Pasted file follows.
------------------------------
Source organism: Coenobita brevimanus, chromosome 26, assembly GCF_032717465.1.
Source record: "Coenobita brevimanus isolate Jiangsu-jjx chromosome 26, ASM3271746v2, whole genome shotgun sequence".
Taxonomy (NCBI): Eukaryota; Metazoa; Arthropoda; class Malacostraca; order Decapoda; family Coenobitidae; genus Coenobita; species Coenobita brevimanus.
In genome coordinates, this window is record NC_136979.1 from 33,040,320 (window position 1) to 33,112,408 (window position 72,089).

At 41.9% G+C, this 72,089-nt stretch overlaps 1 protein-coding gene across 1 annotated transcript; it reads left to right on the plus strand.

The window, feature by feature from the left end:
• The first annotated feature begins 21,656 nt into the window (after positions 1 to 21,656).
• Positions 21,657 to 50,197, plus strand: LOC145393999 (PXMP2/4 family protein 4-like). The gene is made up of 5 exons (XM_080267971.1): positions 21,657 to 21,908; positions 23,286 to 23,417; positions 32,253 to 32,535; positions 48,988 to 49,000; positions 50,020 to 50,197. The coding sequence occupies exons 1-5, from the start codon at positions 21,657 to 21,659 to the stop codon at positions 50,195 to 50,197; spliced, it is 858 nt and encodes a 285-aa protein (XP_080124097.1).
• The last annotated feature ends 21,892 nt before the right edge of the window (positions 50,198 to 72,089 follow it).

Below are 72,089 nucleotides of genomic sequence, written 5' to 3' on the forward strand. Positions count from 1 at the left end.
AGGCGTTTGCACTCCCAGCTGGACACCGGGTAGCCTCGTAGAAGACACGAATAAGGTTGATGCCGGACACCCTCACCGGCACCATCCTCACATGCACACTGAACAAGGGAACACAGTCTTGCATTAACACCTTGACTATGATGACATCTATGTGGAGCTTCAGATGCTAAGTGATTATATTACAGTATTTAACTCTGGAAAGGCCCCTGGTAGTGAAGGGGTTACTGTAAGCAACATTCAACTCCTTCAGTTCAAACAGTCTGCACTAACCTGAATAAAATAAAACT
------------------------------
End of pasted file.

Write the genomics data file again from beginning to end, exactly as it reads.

Source organism: Coenobita brevimanus, chromosome 26, assembly GCF_032717465.1.
Source record: "Coenobita brevimanus isolate Jiangsu-jjx chromosome 26, ASM3271746v2, whole genome shotgun sequence".
Taxonomy (NCBI): Eukaryota; Metazoa; Arthropoda; class Malacostraca; order Decapoda; family Coenobitidae; genus Coenobita; species Coenobita brevimanus.
In genome coordinates, this window is record NC_136979.1 from 33,040,320 (window position 1) to 33,112,408 (window position 72,089).

At 41.9% G+C, this 72,089-nt stretch overlaps 1 protein-coding gene across 1 annotated transcript; it reads left to right on the plus strand.

The window, feature by feature from the left end:
• The first annotated feature begins 21,656 nt into the window (after positions 1 to 21,656).
• Positions 21,657 to 50,197, plus strand: LOC145393999 (PXMP2/4 family protein 4-like). The gene is made up of 5 exons (XM_080267971.1): positions 21,657 to 21,908; positions 23,286 to 23,417; positions 32,253 to 32,535; positions 48,988 to 49,000; positions 50,020 to 50,197. The coding sequence occupies exons 1-5, from the start codon at positions 21,657 to 21,659 to the stop codon at positions 50,195 to 50,197; spliced, it is 858 nt and encodes a 285-aa protein (XP_080124097.1).
• The last annotated feature ends 21,892 nt before the right edge of the window (positions 50,198 to 72,089 follow it).

Below are 72,089 nucleotides of genomic sequence, written 5' to 3' on the forward strand. Positions count from 1 at the left end.
AGGCGTTTGCACTCCCAGCTGGACACCGGGTAGCCTCGTAGAAGACACGAATAAGGTTGATGCCGGACACCCTCACCGGCACCATCCTCACATGCACACTGAACAAGGGAACACAGTCTTGCATTAACACCTTGACTATGATGACATCTATGTGGAGCTTCAGATGCTAAGTGATTATATTACAGTATTTAACTCTGGAAAGGCCCCTGGTAGTGAAGGGGTTACTGTAAGCAACATTCAACTCCTTCAGTTCAAACAGTCTGCACTAACCTGAATAAAATAAAACT